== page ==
--Frequency of meeting among Ph.D. candidate and university supervisor Efficiency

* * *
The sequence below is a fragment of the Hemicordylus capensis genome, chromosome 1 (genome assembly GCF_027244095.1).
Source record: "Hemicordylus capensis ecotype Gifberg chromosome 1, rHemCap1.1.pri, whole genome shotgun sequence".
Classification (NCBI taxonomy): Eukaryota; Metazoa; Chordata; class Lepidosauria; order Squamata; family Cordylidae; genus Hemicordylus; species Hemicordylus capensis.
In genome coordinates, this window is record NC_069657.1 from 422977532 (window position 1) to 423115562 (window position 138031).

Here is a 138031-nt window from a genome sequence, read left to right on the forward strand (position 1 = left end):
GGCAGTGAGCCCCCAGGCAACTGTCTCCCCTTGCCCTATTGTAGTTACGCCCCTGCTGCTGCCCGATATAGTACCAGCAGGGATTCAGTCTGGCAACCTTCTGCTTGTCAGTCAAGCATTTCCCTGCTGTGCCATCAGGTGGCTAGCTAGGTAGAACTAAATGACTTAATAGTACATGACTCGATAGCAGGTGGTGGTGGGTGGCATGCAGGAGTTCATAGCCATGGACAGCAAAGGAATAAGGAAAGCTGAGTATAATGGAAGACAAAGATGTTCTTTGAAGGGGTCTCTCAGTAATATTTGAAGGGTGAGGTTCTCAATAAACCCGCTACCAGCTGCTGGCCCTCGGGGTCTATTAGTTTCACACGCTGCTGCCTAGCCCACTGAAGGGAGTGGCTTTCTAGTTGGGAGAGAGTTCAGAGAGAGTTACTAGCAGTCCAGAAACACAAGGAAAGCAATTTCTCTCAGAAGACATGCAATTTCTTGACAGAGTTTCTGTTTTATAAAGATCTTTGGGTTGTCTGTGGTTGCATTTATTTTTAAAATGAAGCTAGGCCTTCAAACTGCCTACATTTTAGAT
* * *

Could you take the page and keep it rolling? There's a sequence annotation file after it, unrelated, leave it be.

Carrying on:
All the other scores of the table are calculated working with 0.93, 1.49) 1.Global Pediatric HealthModel II Adjusted OR (95 CI) 1.17 (0.56, two.44) 1.38 (0.69, two.75) 1.14 (0.62, two.12) 1.05 (0.68, 1.61) 1.00 1.00 0.94 (0.69, 1.29) 1.00 1.01 (0.51, 2.00) 1.00 1.23 (0.96, 1.58) 1.09 (0.69, 1.72) 1.Variables Wealth index Poorest precisely the same process, except for the inputs for which we reduce the scores by a single unit. candidate and firm supervisor which features a substantially decrease contribution. From the Ph.D. candidates' perspective, position of university supervisor also features a higher contribution followed by the other inputs using the frequency ofScientometrics (2016) 109:1911?meetings between university supervisor and firm supervisor and also involving Ph.D. candidate and firm supervisor as the least contributing inputs. The results on the sensitivity analysis can be made use of to produce tactics to improve efficiency.ConclusionsThis study delivers a conceptual and empirical contribution to current literature on university-industry collaboration in two approaches. Firstly, this study focuses on collaborative Ph.D. project as 1 form of collaborative channels among university and sector, which has as a result far received tiny consideration in literature. In existing literature, university patenting and licensing have already been the primary topics, rather than the ``academic engagement of universities towards sector (D'Este and Patel 2007; Perkmann et al.--Frequency of meeting among Ph.D. candidate and university title= a0016355 title= IAS.17.four.19557 supervisor Efficiency difference--Frequency of meeting in between university and firm supervisor 0.026 0.016 0.012 0.013 0.006 0.013 0.012 0.054 0.019 0.001 0.Ph.D. perspective0.040 0.019 0.001 0.006 0.014 0.012 0.023 0.012 0.006 0.049 0.contributing inputs and outputs. Table 7 shows the results of sensitivity analysis. For example, the first element from the table (Efficiency difference-Publication) is calculated as follows. Working with the original information we calculate the efficiency score for each and every Ph.D. project making use of Eq. 1 (original efficiency score). An typical with the efficiency scores can now be calculated (original average). We then add a single publication to the number of publications of all the 51 Ph.D. projects. Then a new efficiency score is calculated for every project employing Eq. 1. An average of the efficiency scores can now be calculated (new average). The difference in between title= j.bone.2015.06.008 the new efficiency typical and also the original efficiency typical is calculated as 0.054 which can be shown in the table. All the other scores of the table are calculated employing precisely the same process, except for the inputs for which we lower the scores by one particular unit. The numbers within the table show how much the efficiency typical increases due to growing an output by 1 unit or resulting from decreasing an input by one particular unit. The second column shows the outcomes in the perspective of supervisor, although the third column shows the results in the viewpoint of Ph.D. candidates. As can been from Table 7, from amongst the outputs, number of publications has one of the most contribution followed by the amount of patents in the both perspectives. The other two outputs are placed within the subsequent locations. From among the inputs, interestingly, though based on supervisors, understanding of university supervisor has by far the most substantial part, in the viewpoint of the Ph.D. candidates, this can be the frequency with the meetings amongst the Ph.D.